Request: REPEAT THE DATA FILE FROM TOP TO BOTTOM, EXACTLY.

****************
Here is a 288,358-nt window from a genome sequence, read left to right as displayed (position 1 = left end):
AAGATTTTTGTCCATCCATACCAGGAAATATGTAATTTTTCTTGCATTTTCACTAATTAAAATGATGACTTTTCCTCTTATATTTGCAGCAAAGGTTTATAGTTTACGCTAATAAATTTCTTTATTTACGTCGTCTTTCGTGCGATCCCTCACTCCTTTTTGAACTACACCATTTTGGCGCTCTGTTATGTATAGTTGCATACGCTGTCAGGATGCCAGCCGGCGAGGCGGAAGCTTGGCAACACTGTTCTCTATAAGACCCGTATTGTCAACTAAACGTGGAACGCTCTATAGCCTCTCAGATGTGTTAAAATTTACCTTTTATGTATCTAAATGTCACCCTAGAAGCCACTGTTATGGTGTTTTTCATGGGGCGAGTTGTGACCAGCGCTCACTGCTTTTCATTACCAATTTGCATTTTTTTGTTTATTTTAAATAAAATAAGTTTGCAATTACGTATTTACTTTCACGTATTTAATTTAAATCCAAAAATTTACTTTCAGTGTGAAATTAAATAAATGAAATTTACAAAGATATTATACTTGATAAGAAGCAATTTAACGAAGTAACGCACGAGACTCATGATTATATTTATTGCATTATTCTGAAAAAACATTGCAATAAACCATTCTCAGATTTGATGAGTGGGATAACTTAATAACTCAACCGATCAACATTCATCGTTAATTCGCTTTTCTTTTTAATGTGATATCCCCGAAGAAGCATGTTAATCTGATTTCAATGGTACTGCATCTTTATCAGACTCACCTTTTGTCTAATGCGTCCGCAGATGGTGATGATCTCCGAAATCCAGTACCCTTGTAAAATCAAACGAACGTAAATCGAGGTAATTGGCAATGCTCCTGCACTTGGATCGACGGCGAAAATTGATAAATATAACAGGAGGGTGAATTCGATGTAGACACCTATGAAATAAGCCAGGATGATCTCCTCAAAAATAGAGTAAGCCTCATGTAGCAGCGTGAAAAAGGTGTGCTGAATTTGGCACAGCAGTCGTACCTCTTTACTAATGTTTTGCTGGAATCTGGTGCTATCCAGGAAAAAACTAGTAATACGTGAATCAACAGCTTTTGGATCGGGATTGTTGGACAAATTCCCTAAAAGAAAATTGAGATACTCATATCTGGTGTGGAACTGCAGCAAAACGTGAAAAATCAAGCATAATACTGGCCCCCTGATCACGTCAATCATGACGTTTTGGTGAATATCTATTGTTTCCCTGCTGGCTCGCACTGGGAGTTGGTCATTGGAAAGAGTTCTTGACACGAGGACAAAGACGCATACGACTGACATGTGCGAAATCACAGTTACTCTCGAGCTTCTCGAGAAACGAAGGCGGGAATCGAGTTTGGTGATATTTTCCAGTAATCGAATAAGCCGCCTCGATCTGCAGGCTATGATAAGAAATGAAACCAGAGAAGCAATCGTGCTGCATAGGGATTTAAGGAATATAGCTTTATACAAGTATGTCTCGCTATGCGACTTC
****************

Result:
Here is a 288,358-nt window from a genome sequence, read left to right as displayed (position 1 = left end):
AAGATTTTTGTCCATCCATACCAGGAAATATGTAATTTTTCTTGCATTTTCACTAATTAAAATGATGACTTTTCCTCTTATATTTGCAGCAAAGGTTTATAGTTTACGCTAATAAATTTCTTTATTTACGTCGTCTTTCGTGCGATCCCTCACTCCTTTTTGAACTACACCATTTTGGCGCTCTGTTATGTATAGTTGCATACGCTGTCAGGATGCCAGCCGGCGAGGCGGAAGCTTGGCAACACTGTTCTCTATAAGACCCGTATTGTCAACTAAACGTGGAACGCTCTATAGCCTCTCAGATGTGTTAAAATTTACCTTTTATGTATCTAAATGTCACCCTAGAAGCCACTGTTATGGTGTTTTTCATGGGGCGAGTTGTGACCAGCGCTCACTGCTTTTCATTACCAATTTGCATTTTTTTGTTTATTTTAAATAAAATAAGTTTGCAATTACGTATTTACTTTCACGTATTTAATTTAAATCCAAAAATTTACTTTCAGTGTGAAATTAAATAAATGAAATTTACAAAGATATTATACTTGATAAGAAGCAATTTAACGAAGTAACGCACGAGACTCATGATTATATTTATTGCATTATTCTGAAAAAACATTGCAATAAACCATTCTCAGATTTGATGAGTGGGATAACTTAATAACTCAACCGATCAACATTCATCGTTAATTCGCTTTTCTTTTTAATGTGATATCCCCGAAGAAGCATGTTAATCTGATTTCAATGGTACTGCATCTTTATCAGACTCACCTTTTGTCTAATGCGTCCGCAGATGGTGATGATCTCCGAAATCCAGTACCCTTGTAAAATCAAACGAACGTAAATCGAGGTAATTGGCAATGCTCCTGCACTTGGATCGACGGCGAAAATTGATAAATATAACAGGAGGGTGAATTCGATGTAGACACCTATGAAATAAGCCAGGATGATCTCCTCAAAAATAGAGTAAGCCTCATGTAGCAGCGTGAAAAAGGTGTGCTGAATTTGGCACAGCAGTCGTACCTCTTTACTAATGTTTTGCTGGAATCTGGTGCTATCCAGGAAAAAACTAGTAATACGTGAATCAACAGCTTTTGGATCGGGATTGTTGGACAAATTCCCTAAAAGAAAATTGAGATACTCATATCTGGTGTGGAACTGCAGCAAAACGTGAAAAATCAAGCATAATACTGGCCCCCTGATCACGTCAATCATGACGTTTTGGTGAATATCTATTGTTTCCCTGCTGGCTCGCACTGGGAGTTGGTCATTGGAAAGAGTTCTTGACACGAGGACAAAGACGCATACGACTGACATGTGCGAAATCACAGTTACTCTCGAGCTTCTCGAGAAACGAAGGCGGGAATCGAGTTTGGTGATATTTTCCAGTAATCGAATAAGCCGCCTCGATCTGCAGGCTATGATAAGAAATGAAACCAGAGAAGCAATCGTGCTGCATAGGGATTTAAGGAATATAGCTTTATACAAGTATGTCTCGCTATGCGACTTC